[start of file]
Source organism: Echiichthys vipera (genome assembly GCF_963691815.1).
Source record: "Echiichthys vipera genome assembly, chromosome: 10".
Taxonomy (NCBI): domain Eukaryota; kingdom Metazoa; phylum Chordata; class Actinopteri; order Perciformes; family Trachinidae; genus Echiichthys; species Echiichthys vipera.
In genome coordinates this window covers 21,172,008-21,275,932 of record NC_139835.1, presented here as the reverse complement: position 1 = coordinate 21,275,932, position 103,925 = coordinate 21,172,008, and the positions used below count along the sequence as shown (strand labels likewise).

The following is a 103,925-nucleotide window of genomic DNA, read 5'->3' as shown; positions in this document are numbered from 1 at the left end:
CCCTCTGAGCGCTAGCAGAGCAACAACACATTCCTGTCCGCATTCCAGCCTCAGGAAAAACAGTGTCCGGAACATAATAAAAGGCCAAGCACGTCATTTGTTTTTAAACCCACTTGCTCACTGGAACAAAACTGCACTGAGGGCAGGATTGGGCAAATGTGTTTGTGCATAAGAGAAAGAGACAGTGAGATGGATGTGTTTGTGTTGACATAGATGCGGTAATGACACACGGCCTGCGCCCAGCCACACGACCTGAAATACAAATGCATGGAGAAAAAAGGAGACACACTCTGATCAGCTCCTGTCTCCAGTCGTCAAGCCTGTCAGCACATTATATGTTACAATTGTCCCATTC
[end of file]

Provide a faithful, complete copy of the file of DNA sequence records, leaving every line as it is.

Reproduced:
Source organism: Echiichthys vipera (genome assembly GCF_963691815.1).
Source record: "Echiichthys vipera genome assembly, chromosome: 10".
Taxonomy (NCBI): domain Eukaryota; kingdom Metazoa; phylum Chordata; class Actinopteri; order Perciformes; family Trachinidae; genus Echiichthys; species Echiichthys vipera.
In genome coordinates this window covers 21,172,008-21,275,932 of record NC_139835.1, presented here as the reverse complement: position 1 = coordinate 21,275,932, position 103,925 = coordinate 21,172,008, and the positions used below count along the sequence as shown (strand labels likewise).

The following is a 103,925-nucleotide window of genomic DNA, read 5'->3' as shown; positions in this document are numbered from 1 at the left end:
CCCTCTGAGCGCTAGCAGAGCAACAACACATTCCTGTCCGCATTCCAGCCTCAGGAAAAACAGTGTCCGGAACATAATAAAAGGCCAAGCACGTCATTTGTTTTTAAACCCACTTGCTCACTGGAACAAAACTGCACTGAGGGCAGGATTGGGCAAATGTGTTTGTGCATAAGAGAAAGAGACAGTGAGATGGATGTGTTTGTGTTGACATAGATGCGGTAATGACACACGGCCTGCGCCCAGCCACACGACCTGAAATACAAATGCATGGAGAAAAAAGGAGACACACTCTGATCAGCTCCTGTCTCCAGTCGTCAAGCCTGTCAGCACATTATATGTTACAATTGTCCCATTC